The opinion of the court was delivered by: Peters, J.P.
Calendar Date: January 5, 2012
Before: Peters, J.P., Rose, Lahtinen, Kavanagh and Garry, JJ.
Appeal from a decision of the Workers' Compensation Board, filed November 8, 2010, which ruled that claimant's injury did not arise out of and in the course of her employment and denied her claim for workers' compensation benefits.
Claimant was en route to her job as a special servant agent at the Westchester Airport when she was injured in an automobile accident on Airport Access Road, a county road. Thereafter, claimant sought workers' compensation benefits for her injury.
Following a hearing, a Workers' Compensation Law Judge ruled that claimant was traveling to work at the time of the accident and, therefore, her injuries arose out of and in the course of her employment. Upon review, the Workers' Compensation Board reversed. Claimant appeals.
Accidents that occur on a public street away from the place of employment and outside working hours generally are not considered to arise out of and in the course of employment (see Matter of Littles v New York State Dept. of Corrections, 61 AD3d 1266, 1267 ; Matter of Harris v New York State Off. of Gen. Servs., 13 AD3d 796, 796 ). However, where, as here, the accident occurred near the claimant's place of employment, "there develops a gray area where the risks of street travel merge with the risks attendant with employment and where the mere fact that the accident took place on a public road or sidewalk may not ipso facto negate the right to compensation" (Matter of Husted v Seneca Steel Serv., 41 NY2d 140, 144  [internal quotation marks and citation omitted]). In order for a compensable incident and risk of employment to exist, "there must be (1) a special hazard at the particular off-premises point and (2) a close association of the access route with the premises, so far as going and coming are concerned" (Matter of Fiero v New York City Dept. of Hous. Preserv. & Dev., 34 AD3d 911, 912  [internal quotation marks and citations omitted]).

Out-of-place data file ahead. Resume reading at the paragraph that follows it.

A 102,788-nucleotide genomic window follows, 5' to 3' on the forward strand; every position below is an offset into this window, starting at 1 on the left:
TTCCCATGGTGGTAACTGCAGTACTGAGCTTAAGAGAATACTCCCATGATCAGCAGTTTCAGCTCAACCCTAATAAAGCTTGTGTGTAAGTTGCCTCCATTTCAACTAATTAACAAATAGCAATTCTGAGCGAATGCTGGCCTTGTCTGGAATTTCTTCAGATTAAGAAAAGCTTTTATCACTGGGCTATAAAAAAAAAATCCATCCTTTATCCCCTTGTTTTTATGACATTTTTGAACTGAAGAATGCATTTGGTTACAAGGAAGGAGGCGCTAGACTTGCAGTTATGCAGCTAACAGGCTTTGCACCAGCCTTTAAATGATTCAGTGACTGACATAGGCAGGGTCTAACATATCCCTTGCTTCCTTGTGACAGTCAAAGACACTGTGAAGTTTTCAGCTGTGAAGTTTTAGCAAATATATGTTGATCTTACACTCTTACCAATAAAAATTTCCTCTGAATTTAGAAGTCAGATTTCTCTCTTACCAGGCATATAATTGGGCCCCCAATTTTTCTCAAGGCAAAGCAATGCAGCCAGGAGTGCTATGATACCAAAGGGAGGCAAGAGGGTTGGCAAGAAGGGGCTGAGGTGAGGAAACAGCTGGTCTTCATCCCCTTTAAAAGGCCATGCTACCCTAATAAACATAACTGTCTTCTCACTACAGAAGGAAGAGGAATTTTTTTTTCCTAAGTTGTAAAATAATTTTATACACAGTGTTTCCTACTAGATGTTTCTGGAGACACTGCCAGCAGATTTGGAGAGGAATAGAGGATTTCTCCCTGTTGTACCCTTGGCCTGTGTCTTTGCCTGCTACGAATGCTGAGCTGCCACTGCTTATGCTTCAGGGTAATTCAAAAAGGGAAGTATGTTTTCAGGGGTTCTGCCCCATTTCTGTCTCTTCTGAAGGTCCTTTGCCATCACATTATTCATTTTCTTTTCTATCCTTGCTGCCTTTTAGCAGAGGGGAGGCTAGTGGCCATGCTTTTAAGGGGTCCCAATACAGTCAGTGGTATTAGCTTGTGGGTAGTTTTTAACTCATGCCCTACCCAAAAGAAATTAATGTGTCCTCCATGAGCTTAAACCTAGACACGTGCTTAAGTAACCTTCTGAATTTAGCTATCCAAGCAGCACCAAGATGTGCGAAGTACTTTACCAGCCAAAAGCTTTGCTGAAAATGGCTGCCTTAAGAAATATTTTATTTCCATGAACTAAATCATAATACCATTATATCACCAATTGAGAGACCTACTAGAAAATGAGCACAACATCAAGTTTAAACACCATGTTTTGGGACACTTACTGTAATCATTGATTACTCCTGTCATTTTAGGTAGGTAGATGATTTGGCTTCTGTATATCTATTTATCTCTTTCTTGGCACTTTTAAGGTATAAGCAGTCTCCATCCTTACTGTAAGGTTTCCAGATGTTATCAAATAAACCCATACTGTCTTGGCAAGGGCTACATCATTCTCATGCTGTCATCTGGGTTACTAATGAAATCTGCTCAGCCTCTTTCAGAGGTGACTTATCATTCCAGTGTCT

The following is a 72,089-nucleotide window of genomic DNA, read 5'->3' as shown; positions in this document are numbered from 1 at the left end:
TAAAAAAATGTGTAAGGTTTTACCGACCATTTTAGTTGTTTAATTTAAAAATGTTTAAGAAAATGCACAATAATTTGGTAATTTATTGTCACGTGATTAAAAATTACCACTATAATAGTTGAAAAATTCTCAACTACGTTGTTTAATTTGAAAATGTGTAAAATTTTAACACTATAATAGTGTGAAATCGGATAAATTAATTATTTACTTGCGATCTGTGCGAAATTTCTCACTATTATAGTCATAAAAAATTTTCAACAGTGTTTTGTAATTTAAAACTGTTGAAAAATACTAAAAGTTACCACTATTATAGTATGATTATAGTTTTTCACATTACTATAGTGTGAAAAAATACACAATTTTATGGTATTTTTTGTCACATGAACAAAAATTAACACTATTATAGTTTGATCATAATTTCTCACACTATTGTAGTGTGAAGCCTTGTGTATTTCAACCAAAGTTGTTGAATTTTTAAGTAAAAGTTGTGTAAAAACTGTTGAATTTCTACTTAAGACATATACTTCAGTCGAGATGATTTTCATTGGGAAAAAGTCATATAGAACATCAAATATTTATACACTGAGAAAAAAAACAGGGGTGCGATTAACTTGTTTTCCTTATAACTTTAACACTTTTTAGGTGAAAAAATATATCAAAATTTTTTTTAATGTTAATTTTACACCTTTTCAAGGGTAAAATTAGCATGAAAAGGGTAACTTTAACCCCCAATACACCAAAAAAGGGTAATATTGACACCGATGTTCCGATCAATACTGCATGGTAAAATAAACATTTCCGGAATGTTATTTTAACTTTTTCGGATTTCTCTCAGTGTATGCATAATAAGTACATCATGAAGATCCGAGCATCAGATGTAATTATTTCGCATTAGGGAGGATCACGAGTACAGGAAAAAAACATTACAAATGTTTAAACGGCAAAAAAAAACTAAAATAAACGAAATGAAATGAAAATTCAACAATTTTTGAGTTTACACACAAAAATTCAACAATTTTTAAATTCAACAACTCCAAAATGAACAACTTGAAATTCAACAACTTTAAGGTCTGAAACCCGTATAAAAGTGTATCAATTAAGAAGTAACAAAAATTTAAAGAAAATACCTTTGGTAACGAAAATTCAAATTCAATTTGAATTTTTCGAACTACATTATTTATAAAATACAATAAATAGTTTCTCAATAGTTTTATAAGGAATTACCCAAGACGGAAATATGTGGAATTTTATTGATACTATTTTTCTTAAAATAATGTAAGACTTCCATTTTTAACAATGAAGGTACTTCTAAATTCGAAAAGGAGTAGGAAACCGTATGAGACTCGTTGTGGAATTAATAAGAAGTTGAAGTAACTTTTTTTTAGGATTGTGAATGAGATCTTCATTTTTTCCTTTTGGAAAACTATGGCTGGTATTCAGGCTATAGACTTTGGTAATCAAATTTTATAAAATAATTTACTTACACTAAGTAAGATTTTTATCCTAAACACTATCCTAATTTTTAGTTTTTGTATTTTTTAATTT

Here, there is no indication that there was a special hazard at the point where the accident occurred. Although claimant used Airport Access Road to reach the employee parking lot, the record establishes that the road is a county road used by the general public to get to and from the airport and is not controlled by the employer. The accident, which occurred when another driver attempted to turn into a parking lot, is not related to any incident or risk of claimant's employment, but rather was a risk shared by the general public (see Matter of Littles v New York State Dept. of Corrections, 61 AD3d at 1268). Under these circumstances, substantial evidence supports the Board's finding that claimant did not sustain an injury arising out of and in the course of her employment.
Rose, Lahtinen, Kavanagh and Garry, JJ., concur.
ORDERED that the decision is affirmed, without costs.
Robert D. Mayberger Clerk of the Court
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